- Corporations cannot exercise freedom of religion. People can (hopefully) but businesses can’t. This would be news to every Catholic diocese in the United States, as they all operate under corporate form.
- We can’t allow dangerous new rights for corporations/businesses. Um, since when has the federal government been allowed to tell business owners what types of insurance they have to provide? Oh, yeah…now.
- Our government has a compelling interest in forcing businesses to provide birth control. Legally, that is what the government has to prove. Of course, this is “bunk,” according to Malor, especially since Kathleen Sebelius has already granted 190 million exemptions. How can the government prove then a compelling interest?
The Thomas More Society stated today in a press release that they are working with Catholic Vote Defense League in a fight to seek “constitutional protection of religious freedom.” Specifically, they have filed a cert petition with the Supreme Court for the case, Autocam Vs. Sebelius. They are petitioning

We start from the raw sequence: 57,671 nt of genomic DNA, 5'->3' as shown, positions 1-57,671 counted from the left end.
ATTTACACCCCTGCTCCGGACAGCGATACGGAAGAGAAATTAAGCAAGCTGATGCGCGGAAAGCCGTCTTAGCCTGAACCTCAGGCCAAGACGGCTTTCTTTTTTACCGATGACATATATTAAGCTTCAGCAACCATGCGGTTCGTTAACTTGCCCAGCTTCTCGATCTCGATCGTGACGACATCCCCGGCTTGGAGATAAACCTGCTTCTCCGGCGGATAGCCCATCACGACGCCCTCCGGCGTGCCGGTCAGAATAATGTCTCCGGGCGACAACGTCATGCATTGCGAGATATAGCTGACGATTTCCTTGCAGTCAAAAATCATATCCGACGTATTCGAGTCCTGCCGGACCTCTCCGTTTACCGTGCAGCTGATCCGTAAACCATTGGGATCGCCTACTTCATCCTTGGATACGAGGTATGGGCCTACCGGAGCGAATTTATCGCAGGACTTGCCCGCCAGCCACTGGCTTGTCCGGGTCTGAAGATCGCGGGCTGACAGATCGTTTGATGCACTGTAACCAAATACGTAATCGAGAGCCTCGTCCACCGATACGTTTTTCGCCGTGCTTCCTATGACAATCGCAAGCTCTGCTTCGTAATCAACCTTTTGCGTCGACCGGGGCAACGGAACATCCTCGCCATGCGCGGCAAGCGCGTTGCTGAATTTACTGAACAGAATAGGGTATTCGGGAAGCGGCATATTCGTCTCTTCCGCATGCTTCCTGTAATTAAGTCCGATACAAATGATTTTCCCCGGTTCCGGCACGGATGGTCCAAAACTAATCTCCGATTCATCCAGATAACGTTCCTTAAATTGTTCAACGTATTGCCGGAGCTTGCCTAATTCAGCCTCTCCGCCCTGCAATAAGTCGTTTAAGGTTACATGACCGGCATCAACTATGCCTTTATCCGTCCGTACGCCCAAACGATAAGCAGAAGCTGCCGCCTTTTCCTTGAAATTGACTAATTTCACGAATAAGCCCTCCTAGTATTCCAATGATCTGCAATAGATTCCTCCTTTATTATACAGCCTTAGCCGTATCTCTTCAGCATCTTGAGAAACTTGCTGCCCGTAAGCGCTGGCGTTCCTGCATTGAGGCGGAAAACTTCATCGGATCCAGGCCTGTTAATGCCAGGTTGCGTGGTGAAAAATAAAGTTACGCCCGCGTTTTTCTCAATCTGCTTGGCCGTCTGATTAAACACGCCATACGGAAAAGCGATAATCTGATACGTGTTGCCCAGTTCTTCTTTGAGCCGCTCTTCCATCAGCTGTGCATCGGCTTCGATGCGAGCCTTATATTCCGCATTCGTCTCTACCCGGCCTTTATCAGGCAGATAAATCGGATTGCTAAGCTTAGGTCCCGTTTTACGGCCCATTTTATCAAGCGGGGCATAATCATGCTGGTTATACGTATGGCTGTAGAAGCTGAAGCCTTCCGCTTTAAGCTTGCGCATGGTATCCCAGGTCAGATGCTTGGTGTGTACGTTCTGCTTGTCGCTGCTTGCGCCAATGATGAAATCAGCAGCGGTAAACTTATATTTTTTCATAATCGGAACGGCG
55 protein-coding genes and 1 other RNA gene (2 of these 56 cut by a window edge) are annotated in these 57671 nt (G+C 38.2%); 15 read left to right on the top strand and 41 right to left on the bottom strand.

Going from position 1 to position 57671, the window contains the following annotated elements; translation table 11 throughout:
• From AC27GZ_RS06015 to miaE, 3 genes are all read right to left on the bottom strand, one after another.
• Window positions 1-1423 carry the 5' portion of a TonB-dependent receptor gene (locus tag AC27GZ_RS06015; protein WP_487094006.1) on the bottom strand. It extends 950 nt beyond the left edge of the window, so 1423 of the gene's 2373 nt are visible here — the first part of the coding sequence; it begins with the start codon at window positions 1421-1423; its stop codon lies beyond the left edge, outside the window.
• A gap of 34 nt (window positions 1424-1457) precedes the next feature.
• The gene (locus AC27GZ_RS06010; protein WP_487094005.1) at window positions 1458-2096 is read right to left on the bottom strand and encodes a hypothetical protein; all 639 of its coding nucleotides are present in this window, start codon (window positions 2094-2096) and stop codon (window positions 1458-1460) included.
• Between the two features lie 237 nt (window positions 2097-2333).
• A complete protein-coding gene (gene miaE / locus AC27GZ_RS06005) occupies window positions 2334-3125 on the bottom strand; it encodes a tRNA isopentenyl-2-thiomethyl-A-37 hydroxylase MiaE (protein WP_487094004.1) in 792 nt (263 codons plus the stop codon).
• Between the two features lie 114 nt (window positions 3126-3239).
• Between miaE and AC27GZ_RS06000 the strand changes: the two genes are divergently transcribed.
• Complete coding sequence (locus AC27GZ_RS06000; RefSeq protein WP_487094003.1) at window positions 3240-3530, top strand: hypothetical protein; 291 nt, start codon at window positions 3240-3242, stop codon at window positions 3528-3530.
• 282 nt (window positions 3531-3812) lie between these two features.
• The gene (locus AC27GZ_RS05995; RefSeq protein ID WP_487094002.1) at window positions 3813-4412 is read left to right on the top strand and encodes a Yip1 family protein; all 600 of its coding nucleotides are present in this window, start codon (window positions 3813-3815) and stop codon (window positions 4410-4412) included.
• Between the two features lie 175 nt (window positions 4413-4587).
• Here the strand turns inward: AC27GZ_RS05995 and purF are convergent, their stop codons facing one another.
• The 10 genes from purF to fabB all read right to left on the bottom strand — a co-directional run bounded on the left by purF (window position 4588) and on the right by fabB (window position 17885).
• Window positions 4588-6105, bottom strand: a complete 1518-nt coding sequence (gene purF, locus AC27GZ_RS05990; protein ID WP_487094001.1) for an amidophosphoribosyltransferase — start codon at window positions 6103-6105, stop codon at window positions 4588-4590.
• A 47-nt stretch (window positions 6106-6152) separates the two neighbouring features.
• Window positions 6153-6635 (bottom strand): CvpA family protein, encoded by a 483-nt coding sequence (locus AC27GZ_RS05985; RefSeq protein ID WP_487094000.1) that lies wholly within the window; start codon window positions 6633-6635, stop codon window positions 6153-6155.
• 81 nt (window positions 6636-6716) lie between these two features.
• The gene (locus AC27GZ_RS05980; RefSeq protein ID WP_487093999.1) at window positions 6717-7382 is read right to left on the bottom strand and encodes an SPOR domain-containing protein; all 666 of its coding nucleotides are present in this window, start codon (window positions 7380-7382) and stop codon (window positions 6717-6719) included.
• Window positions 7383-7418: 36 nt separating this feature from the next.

the U.S. Supreme Court to review and reverse the Sixth Circuit U.S. Court of Appeals’ recent decision, denying the claims of Autocam, an international automotive manufacturer, and its owners, that Obamacare’s so-called “HHS mandate” abridges their federal constitutional and statutory rights to the free exercise of their religious faith as well as other legal rights. John Kennedy, CEO of Michigan-based family-owned company, Autocam, joined the company as well as its other family owners to urge the Justices to rule that the government has no right to require that Autocam purchase group insurance coverage, providing its employees with morally objectionable contraceptives, including abortifacients (e.g., the so-called abortion pill, Plan B, and “Ella”), and sterilization.
See the press release here. The official petition to the Supreme Court states that “The Religious Freedom Restoration Act cannot mean one thing in one part of the United States and something entirely different in another. This Court’s attention is required to sort out the important legal questions HHS Mandate under RFRA.”